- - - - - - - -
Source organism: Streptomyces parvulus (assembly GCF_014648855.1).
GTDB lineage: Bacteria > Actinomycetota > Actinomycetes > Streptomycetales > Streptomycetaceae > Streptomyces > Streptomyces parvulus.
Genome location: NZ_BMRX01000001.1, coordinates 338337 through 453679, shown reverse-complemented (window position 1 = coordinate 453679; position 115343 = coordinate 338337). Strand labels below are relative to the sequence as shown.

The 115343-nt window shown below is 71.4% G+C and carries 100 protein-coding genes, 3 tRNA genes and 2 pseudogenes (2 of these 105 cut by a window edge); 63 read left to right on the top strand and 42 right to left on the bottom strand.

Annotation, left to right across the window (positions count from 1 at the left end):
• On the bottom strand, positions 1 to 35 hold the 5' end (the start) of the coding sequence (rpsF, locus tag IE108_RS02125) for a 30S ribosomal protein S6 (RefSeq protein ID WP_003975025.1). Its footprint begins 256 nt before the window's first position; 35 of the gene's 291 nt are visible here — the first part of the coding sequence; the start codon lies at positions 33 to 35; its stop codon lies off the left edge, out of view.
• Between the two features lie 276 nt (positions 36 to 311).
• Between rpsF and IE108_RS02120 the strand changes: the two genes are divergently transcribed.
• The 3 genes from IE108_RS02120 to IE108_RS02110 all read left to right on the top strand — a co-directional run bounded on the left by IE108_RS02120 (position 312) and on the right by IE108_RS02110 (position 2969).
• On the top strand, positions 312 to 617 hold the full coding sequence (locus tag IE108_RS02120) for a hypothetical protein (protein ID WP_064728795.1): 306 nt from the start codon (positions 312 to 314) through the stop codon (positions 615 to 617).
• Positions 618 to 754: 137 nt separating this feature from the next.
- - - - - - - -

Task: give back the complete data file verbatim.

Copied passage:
Source organism: Streptomyces parvulus (assembly GCF_014648855.1).
GTDB lineage: Bacteria > Actinomycetota > Actinomycetes > Streptomycetales > Streptomycetaceae > Streptomyces > Streptomyces parvulus.
Genome location: NZ_BMRX01000001.1, coordinates 338337 through 453679, shown reverse-complemented (window position 1 = coordinate 453679; position 115343 = coordinate 338337). Strand labels below are relative to the sequence as shown.

The 115343-nt window shown below is 71.4% G+C and carries 100 protein-coding genes, 3 tRNA genes and 2 pseudogenes (2 of these 105 cut by a window edge); 63 read left to right on the top strand and 42 right to left on the bottom strand.

Annotation, left to right across the window (positions count from 1 at the left end):
• On the bottom strand, positions 1 to 35 hold the 5' end (the start) of the coding sequence (rpsF, locus tag IE108_RS02125) for a 30S ribosomal protein S6 (RefSeq protein ID WP_003975025.1). Its footprint begins 256 nt before the window's first position; 35 of the gene's 291 nt are visible here — the first part of the coding sequence; the start codon lies at positions 33 to 35; its stop codon lies off the left edge, out of view.
• Between the two features lie 276 nt (positions 36 to 311).
• Between rpsF and IE108_RS02120 the strand changes: the two genes are divergently transcribed.
• The 3 genes from IE108_RS02120 to IE108_RS02110 all read left to right on the top strand — a co-directional run bounded on the left by IE108_RS02120 (position 312) and on the right by IE108_RS02110 (position 2969).
• On the top strand, positions 312 to 617 hold the full coding sequence (locus tag IE108_RS02120) for a hypothetical protein (protein ID WP_064728795.1): 306 nt from the start codon (positions 312 to 314) through the stop codon (positions 615 to 617).
• Positions 618 to 754: 137 nt separating this feature from the next.